Turkey restores historic Al-Nejashi mosque in Ethiopia
Mosque became center for first Muslims who migrated from Mecca to escape persecution
By Meltem Bulur and Munira Abdelemenan Awel
A Turkish body completed the restoration of an ancient mosque in Ethiopia.
Turkish Cooperation and Coordination Agency (TIKA) completed the restoration of the Al-Nejashi mosque, the tomb of the Abyssinian King Ahmed Nejashi, and 15 tombs of the companions of Prophet Muhammed.
Located in the town of Wukro, 790 kilometers (over 490 miles) north of Ethiopia's capital Addis Ababa, Al-Nejashi is said to be the first mosque in Africa. It is named after Nejashi, who hosted companions of the Prophet who escaped persecution in Mecca.
In a statement TIKA said the restoration is part of a scheme to promote common cultural values and assets abroad and to contribute to the development of inter-governmental cooperation.
As part of the project, the road that leads to the mosque was restored. The path leading to the tombs in the backyard of the mosque is called "Companions street".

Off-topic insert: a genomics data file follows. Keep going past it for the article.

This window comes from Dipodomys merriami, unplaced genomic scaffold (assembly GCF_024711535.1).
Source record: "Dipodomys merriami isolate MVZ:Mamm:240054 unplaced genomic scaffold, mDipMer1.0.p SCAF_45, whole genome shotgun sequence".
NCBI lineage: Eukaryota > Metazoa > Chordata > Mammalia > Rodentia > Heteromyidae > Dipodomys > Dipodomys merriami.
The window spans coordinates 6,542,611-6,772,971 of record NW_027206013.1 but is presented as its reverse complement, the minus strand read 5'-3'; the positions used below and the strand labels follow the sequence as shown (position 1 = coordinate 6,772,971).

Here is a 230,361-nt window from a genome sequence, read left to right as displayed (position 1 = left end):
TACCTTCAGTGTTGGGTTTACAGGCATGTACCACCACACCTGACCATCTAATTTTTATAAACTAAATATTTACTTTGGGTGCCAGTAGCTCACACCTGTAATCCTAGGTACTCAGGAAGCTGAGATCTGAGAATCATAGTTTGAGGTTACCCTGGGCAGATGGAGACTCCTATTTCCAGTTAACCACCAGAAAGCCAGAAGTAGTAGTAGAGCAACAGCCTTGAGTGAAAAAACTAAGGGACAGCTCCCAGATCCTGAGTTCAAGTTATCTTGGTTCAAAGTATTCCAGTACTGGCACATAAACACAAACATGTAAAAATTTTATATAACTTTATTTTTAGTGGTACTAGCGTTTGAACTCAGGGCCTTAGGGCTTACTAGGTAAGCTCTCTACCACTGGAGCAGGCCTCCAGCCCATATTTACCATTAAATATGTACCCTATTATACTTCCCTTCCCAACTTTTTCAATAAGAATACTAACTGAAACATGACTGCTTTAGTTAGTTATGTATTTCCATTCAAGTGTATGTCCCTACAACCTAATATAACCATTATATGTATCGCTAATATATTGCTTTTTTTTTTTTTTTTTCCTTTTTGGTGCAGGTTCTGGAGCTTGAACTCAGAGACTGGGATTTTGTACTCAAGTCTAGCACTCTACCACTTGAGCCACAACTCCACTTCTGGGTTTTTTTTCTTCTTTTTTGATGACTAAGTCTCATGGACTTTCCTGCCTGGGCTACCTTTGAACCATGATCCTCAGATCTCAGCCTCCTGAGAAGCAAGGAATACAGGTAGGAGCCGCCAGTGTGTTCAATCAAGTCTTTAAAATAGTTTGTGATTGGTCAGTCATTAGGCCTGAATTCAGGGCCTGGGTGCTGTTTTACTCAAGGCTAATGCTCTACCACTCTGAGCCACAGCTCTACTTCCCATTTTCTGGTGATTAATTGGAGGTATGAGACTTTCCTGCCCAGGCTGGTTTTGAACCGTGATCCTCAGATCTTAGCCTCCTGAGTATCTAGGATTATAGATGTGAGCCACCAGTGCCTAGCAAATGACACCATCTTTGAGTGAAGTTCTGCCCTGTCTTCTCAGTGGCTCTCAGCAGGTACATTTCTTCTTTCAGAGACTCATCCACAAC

"The project restored the tombs and made them fit for visitors. The design will promote tourism and as a result contribute to infrastructure such as hotels, shopping malls, restaurants and museums in the area," it added.
Al-Nejashi mosque holds an important place in Islamic history. This is where the first hijra (migration) took place by the companions of the Prophet following persecution and torture in Mecca.
On orders of the Prophet, they set out on the journey, crossed the Red Sea and reached the Horn of Africa to establish the first Muslim community of Africa.
Al-Nejashi welcomed the immigrants and guaranteed them protection. Influenced by the faith, he soon accepted Islam.
Recently, neighbors Ethiopia and Eritrea signed a peace deal after two decades of conflict and Eritrean Muslims made the mosque their meeting point.
The 10th of Muharram on the Muslim calendar was marked at the mosque with attendance of thousands of Eritrean Muslims.
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